Music & Culture

Music Festivals 101: The Ultimate Crash Course in Surviving Festival Season

Ah, music festivals. They never seem like they’re going to be as grueling as they are.

And then, before you know it, you’re at said music festival, burnt to a crisp, exhausted, dehydrated, and starving because you forgot to bring cash and the only food vendor that takes card has run out of supplies for the day.

Listen, music festivals aren’t for the weak—and they definitely aren’t for the unprepared—but you don’t have to suffer for your favorite bands. Or, at least, you shouldn’t have to, because you know better. (If you choose to suffer, that’s not on us. But don’t say we didn’t warn you.)

So if you’re ready for a better music festival experience, buckle up and read on.

Tip One: Plan Your Day Out in Advance

While some music festivals don’t plan their set times until day of, it’s now become a pretty rare practice, and most events have their schedules down to the minute, if not the second.

Pre-planning may not sound very punk-rock, but what sucks even more than being a nerd with an itinerary is missing every band you wanted to see because you couldn’t make it to the right place at the right time. Trust us.

Tip Two: Don’t Forget The Sunscreen

Music festivals almost always happen during the warmer months, or at least during a time that it’s safe to be outside, and that usually means plenty of sun. Even if you’re someone who “doesn’t burn,” spending eight-plus hours under (pretty much) non-stop UV rays will do a number on you. We don’t care how tough you are—you’re probably not tougher than melanoma.

Tip Three: Bring Those Reusable Drinking Receptacles

Whether it’s a Camelbak, a Hydro Flask, or a squeeze bottle you got for free, most, if not all, music festivals have a water refill station designed specifically to ensure that concert-goers don’t dehydrate and die. Sure, the lines may be long, but nobody wants to get sick from dehydration, or worse, spend five dollars on a little plastic water bottle that they have to take the lid off of. (Which, yeah, means you can’t save it.)

Speaking of five dollar bottled waters, that brings us to our next point…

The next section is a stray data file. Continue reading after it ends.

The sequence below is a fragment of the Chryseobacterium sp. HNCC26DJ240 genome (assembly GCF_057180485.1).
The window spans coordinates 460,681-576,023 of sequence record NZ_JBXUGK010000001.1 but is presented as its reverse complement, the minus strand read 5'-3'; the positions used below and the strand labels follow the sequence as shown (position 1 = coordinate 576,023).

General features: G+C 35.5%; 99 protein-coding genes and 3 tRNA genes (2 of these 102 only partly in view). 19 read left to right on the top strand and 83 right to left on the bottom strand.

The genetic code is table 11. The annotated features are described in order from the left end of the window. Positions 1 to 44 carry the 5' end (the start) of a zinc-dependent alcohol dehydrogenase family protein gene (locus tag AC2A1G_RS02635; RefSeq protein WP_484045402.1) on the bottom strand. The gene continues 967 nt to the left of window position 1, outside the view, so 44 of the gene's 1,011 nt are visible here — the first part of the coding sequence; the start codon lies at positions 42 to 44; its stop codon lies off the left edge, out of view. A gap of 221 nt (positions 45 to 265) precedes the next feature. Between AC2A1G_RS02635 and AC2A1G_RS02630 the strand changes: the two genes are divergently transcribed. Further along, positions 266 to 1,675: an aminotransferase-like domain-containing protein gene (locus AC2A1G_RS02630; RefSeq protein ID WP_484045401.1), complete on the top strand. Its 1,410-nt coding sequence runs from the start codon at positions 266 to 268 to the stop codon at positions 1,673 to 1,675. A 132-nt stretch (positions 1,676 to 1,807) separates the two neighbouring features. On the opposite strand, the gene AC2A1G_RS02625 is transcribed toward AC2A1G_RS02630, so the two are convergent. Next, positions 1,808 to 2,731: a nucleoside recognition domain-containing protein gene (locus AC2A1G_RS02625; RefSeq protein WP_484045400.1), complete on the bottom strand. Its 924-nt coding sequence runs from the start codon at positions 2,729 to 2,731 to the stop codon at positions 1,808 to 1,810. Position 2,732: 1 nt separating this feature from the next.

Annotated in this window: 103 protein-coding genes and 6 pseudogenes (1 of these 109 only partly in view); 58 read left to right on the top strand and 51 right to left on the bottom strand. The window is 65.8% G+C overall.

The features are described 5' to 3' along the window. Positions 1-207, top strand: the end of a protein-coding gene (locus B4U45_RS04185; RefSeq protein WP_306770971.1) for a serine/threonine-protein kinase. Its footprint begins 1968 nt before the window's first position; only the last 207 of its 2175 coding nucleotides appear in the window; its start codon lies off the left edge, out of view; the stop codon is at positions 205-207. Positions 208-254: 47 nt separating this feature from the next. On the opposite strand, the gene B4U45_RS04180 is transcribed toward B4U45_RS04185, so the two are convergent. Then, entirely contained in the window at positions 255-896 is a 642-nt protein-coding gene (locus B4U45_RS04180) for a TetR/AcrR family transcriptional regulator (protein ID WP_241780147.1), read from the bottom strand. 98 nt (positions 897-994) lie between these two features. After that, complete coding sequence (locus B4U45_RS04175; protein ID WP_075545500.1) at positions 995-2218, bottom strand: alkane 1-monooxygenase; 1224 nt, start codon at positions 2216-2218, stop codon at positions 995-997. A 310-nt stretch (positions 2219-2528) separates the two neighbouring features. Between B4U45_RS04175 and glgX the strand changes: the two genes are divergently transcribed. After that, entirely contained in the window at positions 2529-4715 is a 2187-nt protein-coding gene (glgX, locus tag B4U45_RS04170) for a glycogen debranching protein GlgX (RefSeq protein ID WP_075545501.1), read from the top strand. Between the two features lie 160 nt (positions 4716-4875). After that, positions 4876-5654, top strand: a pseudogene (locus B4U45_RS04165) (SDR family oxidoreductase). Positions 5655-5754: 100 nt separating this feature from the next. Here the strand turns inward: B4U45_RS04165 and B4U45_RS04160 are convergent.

Tip Four: Be Sure to Bring CASH

We said it in our “What’s in my Bag” article and we’ll say it here—cash is king. At music festivals, you almost always have to pay for parking, and not every venue lot takes a card. More than that, there’s always one or two food vendors that just… don’t take credit or debit cards. Plus, with the outdoor nature of most festivals, there’s a good likelihood that even the vendors that do take card will have a malfunction and will end up being cash-only. Come prepared!

Tip Five: Have a Phone Charger at the Ready

Think losing your pals in a concert venue is bad? Try losing them at a music festival. You may never find them again.

Long hours paired with spotty service means that phone batteries often won’t make it a whole day without some backup, so be sure your portable charger is ready for action when the time comes. There’s nothing worse than realizing you’ve not only lost your friends, but also your ride home.

Tip Six (BONUS TIP): If You Can, Bring Backup Snacks

This is mostly for the dietary restriction crew, but if you can bring food, be sure that you have backup snacks so you’re not starving by the end of the day. Music festivals are long and strenuous, and without proper nourishment, you’re probably not going to be a happy camper. For those of us who can eat anything, the worst part about not bringing snacks is dropping mad cash on the world’s smallest portion of food, but if you’re vegan, or have a gluten allergy, not bringing your own grub could be the difference between having a great time and passing out, cold. Gnarly.

Do you have any tried and true music festival tips? Let us know in the comments or by tweeting us @soundigest!

Featured Image: Unsplash (by Aranxa Esteve)

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